Teen Will Drive Soon

It seems like a “right of passage” from childhood into becoming an adult. Your little boy or girl turns 17 and MUST have a car because everyone in school has one. Teens crave the freedom away from Mom and Dad, acceptance by their peers and the ability to show off, especially if the car is dad’s Dodge Challenger with a V-8 hemi.

Teen Driving Statistics

Motor vehicle crashes are the leading cause of teen death in the Canada. An average of 600 teens die and another 30,000 are injured annually across the country. Teens crash for many reasons, but the most common are overconfidence, speeding, impaired driving, distraction and inexperience. In addition, seat belt use among teens is the lowest of any age group on the road.

In the Canada, teens (17 to 20 years of age) are involved in 15% of crashes, and in some localized areas that percentage is even higher! Recent statistics show that motor vehicle crashes are now the #1 killer of teens in Canada, and while crashes account for only 2% of all deaths nationwide, they account for a surprising 70% of teen injury deaths. Speed, distraction, fatigue and inexperience, coupled with a lack of seat belt use, are all prevalent factors in these fatal crashes.

Driver Education

In fact, because of the high death toll involved with teen driving, many provinces have already enacting Graduated Driver Licensing (GDL) laws.

Graduated Driver Licensing introduces teenage drivers to the road in stages, over an extended period of time and in an environment that minimizes risk. First is the Learner Stage (minimum 9 months) where the teen practices with supervision and restrictions. Next is the Intermediate Stage (minimum 15 months) where the teen is allowed independent driving with restrictions. Only after successfully completing both phases will the teen be granted driving privileges in the Full Stage (first 3 years with a zero blood alcohol level for the first 3 years). As your teen learns this new and important skill, practice is very important. As a parent or guardian of a new driver, spend as much time as possible helping and teaching your teen good driving habits.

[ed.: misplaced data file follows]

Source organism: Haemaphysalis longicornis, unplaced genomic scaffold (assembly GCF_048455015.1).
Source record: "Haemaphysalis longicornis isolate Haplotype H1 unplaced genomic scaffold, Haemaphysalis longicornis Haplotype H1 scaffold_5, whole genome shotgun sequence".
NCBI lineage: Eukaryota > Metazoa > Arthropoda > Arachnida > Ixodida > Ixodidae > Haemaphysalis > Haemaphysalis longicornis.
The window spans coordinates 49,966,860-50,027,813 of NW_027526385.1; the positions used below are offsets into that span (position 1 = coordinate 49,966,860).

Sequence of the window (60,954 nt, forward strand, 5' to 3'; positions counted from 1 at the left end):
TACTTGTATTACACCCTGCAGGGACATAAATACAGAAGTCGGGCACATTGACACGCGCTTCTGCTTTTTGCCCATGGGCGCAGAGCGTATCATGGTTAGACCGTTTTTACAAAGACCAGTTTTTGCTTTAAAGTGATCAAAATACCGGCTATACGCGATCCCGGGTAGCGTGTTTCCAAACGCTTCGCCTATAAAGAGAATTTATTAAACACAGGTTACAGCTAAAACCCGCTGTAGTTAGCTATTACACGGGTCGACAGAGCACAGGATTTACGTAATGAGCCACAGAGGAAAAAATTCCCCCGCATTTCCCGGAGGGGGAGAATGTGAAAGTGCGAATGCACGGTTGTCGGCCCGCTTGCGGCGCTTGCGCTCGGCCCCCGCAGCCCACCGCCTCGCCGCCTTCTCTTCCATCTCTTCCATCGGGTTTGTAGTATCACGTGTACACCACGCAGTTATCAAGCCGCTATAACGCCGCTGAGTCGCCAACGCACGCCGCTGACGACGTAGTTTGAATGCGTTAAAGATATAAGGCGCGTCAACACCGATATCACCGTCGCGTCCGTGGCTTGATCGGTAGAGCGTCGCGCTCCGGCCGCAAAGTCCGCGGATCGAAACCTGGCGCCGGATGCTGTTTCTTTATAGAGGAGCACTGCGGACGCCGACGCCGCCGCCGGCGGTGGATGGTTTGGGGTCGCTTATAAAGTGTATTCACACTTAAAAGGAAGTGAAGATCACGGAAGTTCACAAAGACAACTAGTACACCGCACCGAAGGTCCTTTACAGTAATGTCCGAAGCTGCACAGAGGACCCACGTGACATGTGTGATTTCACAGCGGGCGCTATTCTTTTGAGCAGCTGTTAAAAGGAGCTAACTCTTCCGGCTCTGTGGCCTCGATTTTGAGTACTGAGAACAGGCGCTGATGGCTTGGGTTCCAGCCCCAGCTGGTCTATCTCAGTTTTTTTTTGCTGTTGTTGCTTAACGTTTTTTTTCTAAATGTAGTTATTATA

Many provinces have restrictive laws that go along with having a GDL license. In Manitoba these restrictions include:

  • May not drive between midnight and 5:00 a.m. unless accompanied by a qualified supervising driver in the front seat.
  • Limit other passengers in the back seat(s) up to the number of functioning seat belts.
  • Maintain a zero blood alcohol concentration.
  • Driver and ALL passengers must wear seat belts

These laws may vary a bit by province but are now becoming extremely common. With GDL laws in Manitoba, your child must be at least 16 years of age (15 1/2 if enrolled in high school drivers education) and complete 9 months of driving, before they can take a road test but a further 4 years and 3 months have a full license with no restrictions.

Pembina Insurance Services and Auto Insurance

Insurance statistics show that since the youthful driver is significantly more likely to have an accident than a typical adult driver, so there will be a higher cost when the youthful driver obtains car insurance in their name. As long as the youth lives at home, if the parent qualifies for a lower premium, they could purchase the car, register it in their name and then allow the youthful driver to use it.

For example, a father is the legal owner of a vehicle, but the son uses it to attend university and a part-time job. The father has retained legal ownership of the vehicle and does not want to give his son exclusive use of the vehicle. In this situation, the father is still the registered owner of the vehicle, but consents to his son’s use of it.

Let us assist you in making a good choice for your teen.  Contact Pembina Insurance Services and one of our brokers can help you make the right decision when buying that first car for your teenager.